Tuesday, May 16, 2017

Student Spotlight: Maria Snegovaya

When Maria Snegovaya, a doctoral candidate in Columbia’s Department of Political Science, started researching the rise of the radical and populist right in Eastern and Central Europe back in 2013, she had no idea just how globally relevant the topic would become. Then, three years later, radical and populist right movements gained unexpected prominence in both Western Europe and the United States. “On a personal level I’m horrified by the developments, but on a scholarly level I’m happy because there will be more opportunities,” she says.

Snegovaya, who is originally from St. Petersburg, had planned to go into finance. She was also in the middle of pursuing a candidate of science degree in economics at the Higher School of Economics (HSE) in Russia when she won a visiting fellowship from Harvard’s Davis Center for the 2009-10 academic year. That is when her career changed course. “I was so amazed by the intellectual dynamics at Harvard,” she says, “that sometimes I felt like my brain was overflowing with ideas just sitting in the lecture hall.” The environment stimulated her to such an extent that she decided “to pursue academia in a serious way.” Snegovaya returned to Russia, and, while completing the last year of her program at HSE, applied to U.S. doctoral programs in political science. She enrolled at Columbia in the fall of 2011, flying back to Russia a month later to successfully defend her HSE dissertation on religion in Ukraine and its impact on market labor attitudes.

After two years at Columbia, Snegovaya, by this point a regular columnist for the Russian business daily Vedomosti,* wanted to broaden the scope of her expertise beyond Russia. She and her adviser, former Harriman Director Timothy Frye, decided that for her dissertation she would investigate the political success of radical and populist right movements in Eastern and Central Europe. “Ironically enough, I discovered that the success of the radical and populist right was made possible by the earlier choices of left parties,” says Snegovaya.

After the collapse of the Communist bloc in 1989, many radical left and post-Communist parties decided to shift to the center of the political spectrum. “They became typical social democratic parties in the Western sense,” says Snegovaya, explaining that many such parties tended to weaken their ties to labor unions. They also often implemented unpopular market and austerity reforms, leaving traditional leftwing constituents to feel abandoned. “The policies ended up alienating the weaker and poorer population segments; those who were losing from globalization,” says Snegovaya.

The right-leaning parties noticed the shift, and came in to fill the void. In turn, as the economic situation for these alienated voters declined, they were more likely to adopt rightwing attitudes. “Radical right parties such as Jobbik in Hungary, played into these sentiments,” says Snegovaya. They promised to protect workers from the detrimental impacts of globalization, to create jobs, and to kick out immigrants and Western multinational companies.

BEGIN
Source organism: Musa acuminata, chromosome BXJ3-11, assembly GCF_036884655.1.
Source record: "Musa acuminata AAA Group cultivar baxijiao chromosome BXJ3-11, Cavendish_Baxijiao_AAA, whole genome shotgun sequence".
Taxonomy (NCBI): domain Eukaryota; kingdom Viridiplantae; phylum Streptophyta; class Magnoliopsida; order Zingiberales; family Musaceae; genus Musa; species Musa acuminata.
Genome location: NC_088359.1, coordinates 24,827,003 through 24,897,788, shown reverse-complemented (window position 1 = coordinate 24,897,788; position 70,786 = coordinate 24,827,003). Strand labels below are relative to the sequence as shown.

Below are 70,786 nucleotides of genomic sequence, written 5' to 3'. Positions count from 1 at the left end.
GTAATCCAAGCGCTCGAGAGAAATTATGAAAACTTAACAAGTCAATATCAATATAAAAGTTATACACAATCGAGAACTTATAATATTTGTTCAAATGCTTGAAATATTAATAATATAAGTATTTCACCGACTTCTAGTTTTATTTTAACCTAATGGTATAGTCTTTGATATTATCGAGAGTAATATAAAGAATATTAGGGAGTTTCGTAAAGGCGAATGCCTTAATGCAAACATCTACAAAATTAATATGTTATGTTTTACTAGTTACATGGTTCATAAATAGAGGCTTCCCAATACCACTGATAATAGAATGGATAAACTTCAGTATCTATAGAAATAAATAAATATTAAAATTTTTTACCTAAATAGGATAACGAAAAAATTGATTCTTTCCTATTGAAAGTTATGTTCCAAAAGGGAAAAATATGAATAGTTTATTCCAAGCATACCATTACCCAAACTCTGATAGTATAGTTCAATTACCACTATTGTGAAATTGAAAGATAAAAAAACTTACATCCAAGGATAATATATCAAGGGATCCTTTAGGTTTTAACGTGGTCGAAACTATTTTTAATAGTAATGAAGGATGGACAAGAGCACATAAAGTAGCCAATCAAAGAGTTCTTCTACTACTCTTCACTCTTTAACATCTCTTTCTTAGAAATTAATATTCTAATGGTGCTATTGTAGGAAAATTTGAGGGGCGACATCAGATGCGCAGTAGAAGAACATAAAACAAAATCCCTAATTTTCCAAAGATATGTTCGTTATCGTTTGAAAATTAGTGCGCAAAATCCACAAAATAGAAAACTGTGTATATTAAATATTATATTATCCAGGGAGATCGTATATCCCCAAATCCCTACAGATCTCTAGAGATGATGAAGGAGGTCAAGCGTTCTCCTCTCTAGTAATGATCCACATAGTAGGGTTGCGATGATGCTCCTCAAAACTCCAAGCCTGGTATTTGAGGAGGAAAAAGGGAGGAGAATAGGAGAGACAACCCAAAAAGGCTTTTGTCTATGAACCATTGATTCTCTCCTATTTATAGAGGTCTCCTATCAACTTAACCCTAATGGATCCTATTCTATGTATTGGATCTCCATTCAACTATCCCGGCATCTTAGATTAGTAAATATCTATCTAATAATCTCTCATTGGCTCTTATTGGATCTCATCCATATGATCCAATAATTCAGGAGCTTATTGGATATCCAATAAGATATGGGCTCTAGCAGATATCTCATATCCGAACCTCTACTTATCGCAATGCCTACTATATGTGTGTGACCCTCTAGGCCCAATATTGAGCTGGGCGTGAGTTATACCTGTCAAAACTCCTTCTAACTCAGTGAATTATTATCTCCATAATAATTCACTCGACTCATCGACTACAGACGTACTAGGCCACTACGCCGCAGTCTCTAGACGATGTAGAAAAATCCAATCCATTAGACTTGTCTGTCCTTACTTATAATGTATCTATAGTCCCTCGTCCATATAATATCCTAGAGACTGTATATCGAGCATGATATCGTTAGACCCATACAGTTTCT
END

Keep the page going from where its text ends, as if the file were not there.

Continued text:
In the summer of 2016, thanks to the support of the Harriman Institute’s Padma Desai Summer Fellowship, Snegovaya was able to test out her theory by running experimental surveys in Hungary and the Czech Republic. “The advantage of experimental surveys over traditional ones is that they allow you to approach the causality of an issue in a more rigorous fashion,” she explains. In an attempt to gauge whether or not frustrations with the left actually radicalized people, Snegovaya spent the summer running experiments in both countries. The results demonstrated just what she had suspected—in Hungary, where there was no radical left party, people with extreme views tended to drift to the right, while in the Czech Republic, where the radical left remained strong, extreme voters tended to drift to the left.

“I think my research has very important policy implications,” says Snegovaya. “The ability of left parties to reestablish their credibility in the face of their constituencies may substantially weaken the radicalization of these systems.”

Masha Udensiva-Brenner

* Since then, Snegovaya has become a frequent TV and radio political commentator and a contributor to news outlets such as New Republic and the Washington Post. You can listen to her discuss the recent protests in Russia in the inaugural episode of Expert Opinions, the Harriman Institute’s new podcast on EurasiaNet

 

 

Monday, May 15, 2017

Małgorzata Mazurek Awarded Lenfest Junior Faculty Development Grant

Małgorzata Mazurek (Associate Professor of Polish Studies, Dept. of History) was awarded a Lenfest Junior Faculty Development Grant for a workshop for her book manuscript, "Reconfiguring Backwardness: Polish Social Scientists and the Making of the Non-Western World." The Lenfest Junior Faculty Development Grants were established in 2015 to provide additional financial support to junior faculty to help complete projects to meet the expectations for tenure.